It isn't necessary since I can give them the right weights after the optimization (the distance from the optimal risk-parity weights won't change after a multiplication by a constant). – Eduardo Sahione Jul 16 '12 at 10:46
The focus of portfolio optimization is the correlation among assets. If assets are perfectly related, the risk-parity approach does not do you any good. By the way, what exactly is the benefits of this risk-parity approach ? (purely for diversification ? ) – user2935 Sep 12 '12 at 3:35
The model you are trying to solve is a convex QP, which can be solved with solvers like cplex and gurobi which are free for students and have c# interfaces. – David Nehme Sep 12 '12 at 16:51

In case anyone is interested, I solved it using Nelder-Mead's algorithm instead. The performance could be better, but I didn't want to waste any more time in it.

Here's the final solution:

using System;
using System.Collections.Generic;
using System.Linq;
using System.Text;
using Extreme.Statistics;
using Extreme.Mathematics;
using Extreme.Mathematics.Optimization;

namespace TestingRiskParityOptimization
{
class Program
{

static void Main(string[] args)
{
Func<Vector, double> distance = DistanceFunction;

nm1.ObjectiveFunction = DistanceFunction;
nm1.ContractionFactor = 0.5;
nm1.ExpansionFactor = 2;
nm1.ReflectionFactor = -2;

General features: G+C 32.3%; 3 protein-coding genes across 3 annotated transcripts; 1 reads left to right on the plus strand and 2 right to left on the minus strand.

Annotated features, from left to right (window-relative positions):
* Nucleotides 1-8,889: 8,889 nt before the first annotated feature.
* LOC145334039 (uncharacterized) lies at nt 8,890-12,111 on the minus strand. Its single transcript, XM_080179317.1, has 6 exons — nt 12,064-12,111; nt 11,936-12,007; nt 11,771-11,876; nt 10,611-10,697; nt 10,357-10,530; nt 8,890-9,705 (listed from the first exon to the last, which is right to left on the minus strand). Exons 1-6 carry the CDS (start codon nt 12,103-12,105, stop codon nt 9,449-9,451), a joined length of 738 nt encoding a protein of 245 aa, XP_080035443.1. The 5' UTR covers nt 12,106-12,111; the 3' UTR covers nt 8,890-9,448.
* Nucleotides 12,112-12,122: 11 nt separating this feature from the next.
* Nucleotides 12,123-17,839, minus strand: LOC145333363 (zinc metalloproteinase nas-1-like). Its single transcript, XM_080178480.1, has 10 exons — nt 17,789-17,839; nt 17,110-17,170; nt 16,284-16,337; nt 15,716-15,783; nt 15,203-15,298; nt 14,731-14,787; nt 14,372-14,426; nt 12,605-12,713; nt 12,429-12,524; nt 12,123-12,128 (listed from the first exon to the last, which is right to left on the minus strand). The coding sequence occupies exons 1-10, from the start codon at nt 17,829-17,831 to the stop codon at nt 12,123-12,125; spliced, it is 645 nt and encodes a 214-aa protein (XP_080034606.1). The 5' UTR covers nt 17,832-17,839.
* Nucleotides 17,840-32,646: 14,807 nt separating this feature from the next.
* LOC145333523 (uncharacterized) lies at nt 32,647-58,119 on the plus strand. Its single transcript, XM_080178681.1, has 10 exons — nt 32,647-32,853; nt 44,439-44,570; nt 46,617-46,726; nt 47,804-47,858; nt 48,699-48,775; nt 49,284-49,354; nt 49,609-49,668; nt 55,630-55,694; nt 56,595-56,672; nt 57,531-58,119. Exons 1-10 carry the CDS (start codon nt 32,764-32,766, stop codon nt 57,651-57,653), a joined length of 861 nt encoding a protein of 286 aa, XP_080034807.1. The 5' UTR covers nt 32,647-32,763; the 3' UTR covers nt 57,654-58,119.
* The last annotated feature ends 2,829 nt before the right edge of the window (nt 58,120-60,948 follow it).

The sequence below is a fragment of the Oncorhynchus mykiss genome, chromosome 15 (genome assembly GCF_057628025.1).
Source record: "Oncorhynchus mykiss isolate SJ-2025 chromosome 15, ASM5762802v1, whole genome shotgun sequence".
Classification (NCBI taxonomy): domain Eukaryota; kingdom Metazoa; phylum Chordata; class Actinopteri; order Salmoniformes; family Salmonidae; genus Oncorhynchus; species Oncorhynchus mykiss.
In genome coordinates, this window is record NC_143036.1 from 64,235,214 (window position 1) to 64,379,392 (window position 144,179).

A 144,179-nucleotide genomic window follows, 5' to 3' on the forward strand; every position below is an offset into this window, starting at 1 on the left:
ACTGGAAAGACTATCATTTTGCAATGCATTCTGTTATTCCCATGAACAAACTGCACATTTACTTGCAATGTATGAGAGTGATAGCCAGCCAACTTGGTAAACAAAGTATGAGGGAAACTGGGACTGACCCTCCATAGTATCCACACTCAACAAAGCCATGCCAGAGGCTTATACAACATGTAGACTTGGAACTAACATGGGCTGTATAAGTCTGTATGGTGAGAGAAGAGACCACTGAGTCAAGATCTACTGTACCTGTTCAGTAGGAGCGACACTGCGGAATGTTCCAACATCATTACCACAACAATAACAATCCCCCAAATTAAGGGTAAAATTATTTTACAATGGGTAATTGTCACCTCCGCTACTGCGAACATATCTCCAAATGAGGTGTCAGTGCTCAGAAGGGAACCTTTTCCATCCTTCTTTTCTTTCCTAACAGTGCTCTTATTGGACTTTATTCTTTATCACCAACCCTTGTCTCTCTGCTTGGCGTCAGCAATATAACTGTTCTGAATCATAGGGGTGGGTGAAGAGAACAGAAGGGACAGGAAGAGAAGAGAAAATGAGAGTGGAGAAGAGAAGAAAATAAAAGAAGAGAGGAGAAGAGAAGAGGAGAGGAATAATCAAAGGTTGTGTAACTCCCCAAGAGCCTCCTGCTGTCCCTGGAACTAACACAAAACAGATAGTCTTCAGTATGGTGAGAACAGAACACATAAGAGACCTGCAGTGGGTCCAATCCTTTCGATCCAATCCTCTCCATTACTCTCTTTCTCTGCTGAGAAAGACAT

nm1.SolutionTest.AbsoluteTolerance = 1e-15;
nm1.InitialGuess = Vector.CreateConstant(2, 1.0 / ((double)2));
nm1.ExtremumType = ExtremumType.Minimum;
Vector solution = nm1.FindExtremum();

Console.WriteLine("Solution: {0:F6}", solution);
Console.WriteLine("  Estimated error: {0}", nm1.EstimatedError);
Console.WriteLine("  # iterations: {0}", nm1.IterationsNeeded);
Console.WriteLine("  # function evaluations: {0}", nm1.EvaluationsNeeded);
Console.Write("Press Enter key to exit...");

}

private static double DistanceFunction(Vector Weights)
{
Matrix Sigma = Matrix.Create(new double[,] {
{0.1, 0.23},
{0.23, 0.7}
});
// if VarP = Weights' * CovarMatrix * Weights and VolP = sqrt(VarP)
// Then the marginal contribution to risk of an asset is the i-th number of
// Sigma*Weights*VolP
// And thus the contribution to risk of an asset is simply Weights . (Sigma*Weights/VarP)
// we need to find weights such that Weights (i) * Row(i) of (Sigma*Weights/VarP) = 1/N

// that is we want to minimize the distance of row vector (Weights (i) * Row(i) of (Sigma*Weights/VarP)) and vector 1/N

double Variance = Vector.DotProduct(Weights, Sigma * Weights);

Vector Beta = Sigma * Weights / Variance;

for (int i = 0; i < Beta.Length; i++)
{
// multiplies row of beta by weight to find the percent contribution to risk
Beta[i] = Weights[i] * Beta[i];
}

Vector ObjectiveVector = Vector.CreateConstant(Weights.Length, 1.0 / ((double)Weights.Length));
Vector Distance = Vector.Subtract(Beta, ObjectiveVector);

return Math.Sqrt(Vector.DotProduct(Distance, Distance));

}
}
}